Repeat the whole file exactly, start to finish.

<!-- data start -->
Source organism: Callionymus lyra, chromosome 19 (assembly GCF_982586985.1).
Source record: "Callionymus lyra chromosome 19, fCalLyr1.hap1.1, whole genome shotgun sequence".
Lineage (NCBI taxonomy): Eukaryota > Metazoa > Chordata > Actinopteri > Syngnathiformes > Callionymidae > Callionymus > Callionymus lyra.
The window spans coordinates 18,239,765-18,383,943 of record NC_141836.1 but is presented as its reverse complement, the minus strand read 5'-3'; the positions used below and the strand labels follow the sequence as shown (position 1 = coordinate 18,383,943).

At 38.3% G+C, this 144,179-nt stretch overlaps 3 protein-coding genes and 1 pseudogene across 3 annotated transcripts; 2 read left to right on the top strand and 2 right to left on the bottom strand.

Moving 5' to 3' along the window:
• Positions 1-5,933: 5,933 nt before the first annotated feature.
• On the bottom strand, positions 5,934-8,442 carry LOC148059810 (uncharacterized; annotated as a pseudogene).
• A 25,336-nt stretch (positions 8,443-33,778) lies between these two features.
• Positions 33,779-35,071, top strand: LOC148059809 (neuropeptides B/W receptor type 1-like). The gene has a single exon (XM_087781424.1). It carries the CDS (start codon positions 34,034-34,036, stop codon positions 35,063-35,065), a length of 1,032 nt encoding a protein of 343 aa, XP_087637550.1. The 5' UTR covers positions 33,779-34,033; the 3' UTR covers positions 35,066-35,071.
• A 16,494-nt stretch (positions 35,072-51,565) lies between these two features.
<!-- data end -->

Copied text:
Source organism: Callionymus lyra, chromosome 19 (assembly GCF_982586985.1).
Source record: "Callionymus lyra chromosome 19, fCalLyr1.hap1.1, whole genome shotgun sequence".
Lineage (NCBI taxonomy): Eukaryota > Metazoa > Chordata > Actinopteri > Syngnathiformes > Callionymidae > Callionymus > Callionymus lyra.
The window spans coordinates 18,239,765-18,383,943 of record NC_141836.1 but is presented as its reverse complement, the minus strand read 5'-3'; the positions used below and the strand labels follow the sequence as shown (position 1 = coordinate 18,383,943).

At 38.3% G+C, this 144,179-nt stretch overlaps 3 protein-coding genes and 1 pseudogene across 3 annotated transcripts; 2 read left to right on the top strand and 2 right to left on the bottom strand.

Moving 5' to 3' along the window:
• Positions 1-5,933: 5,933 nt before the first annotated feature.
• On the bottom strand, positions 5,934-8,442 carry LOC148059810 (uncharacterized; annotated as a pseudogene).
• A 25,336-nt stretch (positions 8,443-33,778) lies between these two features.
• Positions 33,779-35,071, top strand: LOC148059809 (neuropeptides B/W receptor type 1-like). The gene has a single exon (XM_087781424.1). It carries the CDS (start codon positions 34,034-34,036, stop codon positions 35,063-35,065), a length of 1,032 nt encoding a protein of 343 aa, XP_087637550.1. The 5' UTR covers positions 33,779-34,033; the 3' UTR covers positions 35,066-35,071.
• A 16,494-nt stretch (positions 35,072-51,565) lies between these two features.